The most consistent comment I've heard this week is how difficult it is proving to be to comprehend what happened last week and what it will mean for our future. And how this has numbed and immobilized all of us.

    I guess we shouldn't be surprised. Whenever any significant "new piece of information" comes into our consciousness, we are distracted by it. We want to put everything on hold as we process this new information, sort it out, and catalog it according to our previous knowledge and experiences. Then, only after it is all deciphered and neatly filed away, do we feel like getting on with our lives again.

    Such processes are always unsettling. So, we fight them. In fact, our usual initial reaction is to try to ignore such "news." Then we see it but deny it, then we question it, then we argue with it, then we try to downplay it. Big doses of new information can take quite some time to really understand and accept. This latest example, I suspect, is going to take a good long while.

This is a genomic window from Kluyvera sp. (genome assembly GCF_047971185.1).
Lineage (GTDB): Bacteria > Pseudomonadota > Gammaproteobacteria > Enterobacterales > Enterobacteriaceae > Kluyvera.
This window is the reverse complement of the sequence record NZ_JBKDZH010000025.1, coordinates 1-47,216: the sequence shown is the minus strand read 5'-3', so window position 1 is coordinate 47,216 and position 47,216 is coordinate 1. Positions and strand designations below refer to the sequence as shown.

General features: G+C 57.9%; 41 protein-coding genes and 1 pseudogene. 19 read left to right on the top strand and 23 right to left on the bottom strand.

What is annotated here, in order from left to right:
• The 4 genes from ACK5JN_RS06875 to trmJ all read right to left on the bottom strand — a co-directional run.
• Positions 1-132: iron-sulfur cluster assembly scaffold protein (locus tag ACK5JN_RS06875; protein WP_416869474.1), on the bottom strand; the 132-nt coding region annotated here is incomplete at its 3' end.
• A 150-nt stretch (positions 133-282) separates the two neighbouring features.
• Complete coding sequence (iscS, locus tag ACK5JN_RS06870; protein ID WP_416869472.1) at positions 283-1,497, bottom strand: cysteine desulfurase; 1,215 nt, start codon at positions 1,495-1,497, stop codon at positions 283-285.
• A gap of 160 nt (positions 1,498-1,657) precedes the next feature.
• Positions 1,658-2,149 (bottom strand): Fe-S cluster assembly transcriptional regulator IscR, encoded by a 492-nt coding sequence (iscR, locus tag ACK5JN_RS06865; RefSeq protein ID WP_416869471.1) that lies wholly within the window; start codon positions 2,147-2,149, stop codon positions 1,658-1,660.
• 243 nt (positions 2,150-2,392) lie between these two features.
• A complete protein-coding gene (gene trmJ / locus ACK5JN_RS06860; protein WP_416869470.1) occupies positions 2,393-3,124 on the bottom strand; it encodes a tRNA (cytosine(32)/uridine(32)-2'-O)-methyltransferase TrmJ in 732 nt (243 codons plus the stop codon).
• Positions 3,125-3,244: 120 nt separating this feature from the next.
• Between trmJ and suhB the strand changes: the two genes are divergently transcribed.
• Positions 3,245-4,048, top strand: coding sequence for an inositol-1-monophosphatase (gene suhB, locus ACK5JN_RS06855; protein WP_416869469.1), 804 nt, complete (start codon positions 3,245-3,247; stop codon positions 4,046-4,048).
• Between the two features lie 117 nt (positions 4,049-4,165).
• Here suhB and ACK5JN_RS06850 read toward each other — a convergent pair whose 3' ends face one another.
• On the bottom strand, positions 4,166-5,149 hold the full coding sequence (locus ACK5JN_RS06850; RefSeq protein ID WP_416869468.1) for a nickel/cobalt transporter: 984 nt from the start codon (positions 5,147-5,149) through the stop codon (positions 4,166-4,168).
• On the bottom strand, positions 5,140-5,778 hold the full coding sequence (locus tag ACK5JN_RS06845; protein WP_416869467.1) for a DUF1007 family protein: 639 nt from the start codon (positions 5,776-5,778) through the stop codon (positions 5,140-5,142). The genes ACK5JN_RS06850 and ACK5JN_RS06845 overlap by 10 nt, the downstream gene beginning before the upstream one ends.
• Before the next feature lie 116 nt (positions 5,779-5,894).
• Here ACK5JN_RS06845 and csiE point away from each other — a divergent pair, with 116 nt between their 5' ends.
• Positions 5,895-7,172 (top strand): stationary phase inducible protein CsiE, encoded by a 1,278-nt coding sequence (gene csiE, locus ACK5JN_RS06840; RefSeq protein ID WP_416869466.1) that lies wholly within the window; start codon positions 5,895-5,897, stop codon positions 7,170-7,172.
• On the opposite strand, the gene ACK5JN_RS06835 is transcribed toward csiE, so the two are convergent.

I won't repeat, much less try to improve upon, the many wonderful, insightful commentaries and editorials that have been issued from across our nation and around the world in recent days interpreting these horrendous events and providing personal perspectives on how they may have changed our lives. I do, however, want to describe three personal perspectives on these events and their likely impact, perspectives that have only recently begun to crystallize for me. For the aspects of these perspectives that came knowingly from others, I will provide appropriate attribution. Otherwise I'll present them as part of the public domain, knowing that anything that seems like "my idea" does so only because the thought arrived so subtly and was absorbed so completely that it seems to be of my creation. My goal is not to claim any unique vision or understanding here, but only to verbalize some thoughts that I think might ease and accelerate the process of comprehending and dealing with today's reality, both for my readers and for myself.